Pain, when properly handled, can shape a life for greatness. History is replete with stories of those whose struggles and scars formed the foundation for remarkable achievements. In fact, it was because of their hardship they gained what they needed to achieve greatness.
For a long time in my life, I wrestled with that concept. It seemed to be a cruel philosophy. Why should anyone need to suffer? What do you mean, “There are benefits that come only through struggles?” I have now come full circle. I agree with A. W. Tozer, who said, “It is doubtful whether God can bless a man greatly until He has hurt him deeply.”1A. W. Tozer, The Root of the Righteous (Camp Hill, Penn.: Christian Publications, 1986), 137. I could mention numerous examples, but certainly no life evidences this truth more clearly than the life of Joseph.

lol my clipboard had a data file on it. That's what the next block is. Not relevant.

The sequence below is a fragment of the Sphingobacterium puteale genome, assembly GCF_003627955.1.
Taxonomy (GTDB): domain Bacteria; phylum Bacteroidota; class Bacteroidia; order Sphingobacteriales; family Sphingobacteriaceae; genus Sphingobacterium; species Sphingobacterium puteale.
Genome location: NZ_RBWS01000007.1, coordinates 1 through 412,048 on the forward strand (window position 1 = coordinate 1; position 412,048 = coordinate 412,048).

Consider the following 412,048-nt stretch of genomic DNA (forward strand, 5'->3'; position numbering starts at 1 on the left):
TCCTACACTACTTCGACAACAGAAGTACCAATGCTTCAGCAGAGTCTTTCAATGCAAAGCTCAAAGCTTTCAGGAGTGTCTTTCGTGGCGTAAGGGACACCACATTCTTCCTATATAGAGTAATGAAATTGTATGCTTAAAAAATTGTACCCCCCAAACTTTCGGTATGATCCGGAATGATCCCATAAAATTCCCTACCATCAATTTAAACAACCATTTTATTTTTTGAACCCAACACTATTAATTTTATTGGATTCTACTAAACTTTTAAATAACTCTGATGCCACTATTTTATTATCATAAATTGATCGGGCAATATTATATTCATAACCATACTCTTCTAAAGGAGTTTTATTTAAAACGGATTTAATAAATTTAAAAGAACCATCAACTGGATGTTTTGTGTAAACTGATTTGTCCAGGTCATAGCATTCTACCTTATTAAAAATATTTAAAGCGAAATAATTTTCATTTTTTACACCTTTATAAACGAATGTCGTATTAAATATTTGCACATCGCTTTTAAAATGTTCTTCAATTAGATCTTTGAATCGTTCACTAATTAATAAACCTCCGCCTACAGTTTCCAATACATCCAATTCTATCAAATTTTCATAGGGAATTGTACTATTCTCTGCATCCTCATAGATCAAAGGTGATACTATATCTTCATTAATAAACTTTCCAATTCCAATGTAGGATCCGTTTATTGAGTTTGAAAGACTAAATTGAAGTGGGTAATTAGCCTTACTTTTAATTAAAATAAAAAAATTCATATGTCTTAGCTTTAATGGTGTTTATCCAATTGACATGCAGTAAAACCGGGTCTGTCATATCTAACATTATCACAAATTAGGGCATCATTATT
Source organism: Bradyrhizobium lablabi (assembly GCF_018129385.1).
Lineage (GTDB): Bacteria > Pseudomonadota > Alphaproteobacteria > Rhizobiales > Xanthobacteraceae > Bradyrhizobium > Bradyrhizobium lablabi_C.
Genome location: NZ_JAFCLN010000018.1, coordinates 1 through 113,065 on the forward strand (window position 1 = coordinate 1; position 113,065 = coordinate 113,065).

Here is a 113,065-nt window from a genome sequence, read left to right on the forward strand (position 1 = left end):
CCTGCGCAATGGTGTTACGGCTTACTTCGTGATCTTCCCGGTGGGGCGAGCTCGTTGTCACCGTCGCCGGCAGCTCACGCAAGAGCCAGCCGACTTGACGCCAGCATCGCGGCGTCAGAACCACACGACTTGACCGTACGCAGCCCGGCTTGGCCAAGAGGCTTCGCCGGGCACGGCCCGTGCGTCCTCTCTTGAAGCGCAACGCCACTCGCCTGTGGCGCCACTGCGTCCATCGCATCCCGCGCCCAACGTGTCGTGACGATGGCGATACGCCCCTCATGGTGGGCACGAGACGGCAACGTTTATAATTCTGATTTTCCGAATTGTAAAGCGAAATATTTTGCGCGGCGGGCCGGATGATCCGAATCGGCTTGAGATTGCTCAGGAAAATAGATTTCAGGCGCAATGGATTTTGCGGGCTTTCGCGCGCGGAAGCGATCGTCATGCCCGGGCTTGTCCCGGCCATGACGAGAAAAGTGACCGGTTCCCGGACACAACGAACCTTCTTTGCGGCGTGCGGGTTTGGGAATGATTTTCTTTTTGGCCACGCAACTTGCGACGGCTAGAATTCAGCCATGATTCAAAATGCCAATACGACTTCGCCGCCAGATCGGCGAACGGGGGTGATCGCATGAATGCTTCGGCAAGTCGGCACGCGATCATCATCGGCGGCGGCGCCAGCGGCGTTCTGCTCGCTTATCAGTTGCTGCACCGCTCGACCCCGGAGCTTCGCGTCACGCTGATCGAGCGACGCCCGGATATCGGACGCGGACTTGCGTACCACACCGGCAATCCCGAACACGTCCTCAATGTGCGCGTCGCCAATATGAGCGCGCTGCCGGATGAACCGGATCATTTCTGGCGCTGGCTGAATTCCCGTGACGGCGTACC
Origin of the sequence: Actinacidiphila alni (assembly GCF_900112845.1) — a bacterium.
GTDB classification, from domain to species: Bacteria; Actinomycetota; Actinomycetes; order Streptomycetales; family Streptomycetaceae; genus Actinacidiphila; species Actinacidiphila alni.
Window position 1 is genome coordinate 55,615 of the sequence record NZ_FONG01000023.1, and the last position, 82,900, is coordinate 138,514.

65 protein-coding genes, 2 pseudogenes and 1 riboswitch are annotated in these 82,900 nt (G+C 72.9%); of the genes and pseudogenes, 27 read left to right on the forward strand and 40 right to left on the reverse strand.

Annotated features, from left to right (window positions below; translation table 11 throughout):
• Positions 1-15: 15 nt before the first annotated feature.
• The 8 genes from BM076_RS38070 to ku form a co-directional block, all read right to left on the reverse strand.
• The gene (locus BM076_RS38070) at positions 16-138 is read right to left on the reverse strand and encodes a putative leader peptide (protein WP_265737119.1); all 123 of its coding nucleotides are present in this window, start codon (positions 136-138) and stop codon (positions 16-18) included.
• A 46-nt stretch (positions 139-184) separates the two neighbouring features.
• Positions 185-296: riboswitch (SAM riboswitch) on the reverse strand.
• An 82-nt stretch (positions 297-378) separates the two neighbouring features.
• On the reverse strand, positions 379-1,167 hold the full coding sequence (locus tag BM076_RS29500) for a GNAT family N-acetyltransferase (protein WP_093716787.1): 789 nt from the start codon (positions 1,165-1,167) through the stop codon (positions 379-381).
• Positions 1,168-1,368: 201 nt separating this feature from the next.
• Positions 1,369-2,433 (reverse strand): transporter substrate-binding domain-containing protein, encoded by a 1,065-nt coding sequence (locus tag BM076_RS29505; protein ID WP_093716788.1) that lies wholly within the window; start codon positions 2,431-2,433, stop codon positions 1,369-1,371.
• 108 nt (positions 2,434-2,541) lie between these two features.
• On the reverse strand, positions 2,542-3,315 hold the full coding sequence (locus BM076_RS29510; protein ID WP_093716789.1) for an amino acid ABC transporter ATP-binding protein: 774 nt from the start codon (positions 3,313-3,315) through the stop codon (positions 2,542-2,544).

For the most part, Joseph’s experiences thus far have been somber. He may have been born a favored son, but his life was filled with disappointment, mistreatment, and rejection, with fear and false accusations, with slavery and abandonment. We left Joseph alone in prison as we ended the previous chapter. Now, after a gap of two full years, we pick up his story again.
Remember, when we left him, he had told the cupbearer two years earlier, “Now that I’ve told you the meaning of your dream, don’t forget me. Keep me in mind when things go well with you, and when you get promoted. Please do me the kindness of mentioning me to Pharaoh, and get me out of this place. Remember me.” But the cupbearer failed to remember or mention Joseph. Only three days after Joseph said this, the man was released and restored to his former position as chief cupbearer to Pharaoh. He promptly forgot all about his days in the dungeon, as well as his cell mate, Joseph.
Two full years passed after that event—a long time to be forgotten. We may find ourselves asking, “After all Joseph had been through, why would something like this happen?” He had been obedient to God and was earlier promoted because “God was with him.” The answer is that God was still at work in his life. The same is true for you.
|↟1||A. W. Tozer, The Root of the Righteous (Camp Hill, Penn.: Christian Publications, 1986), 137.|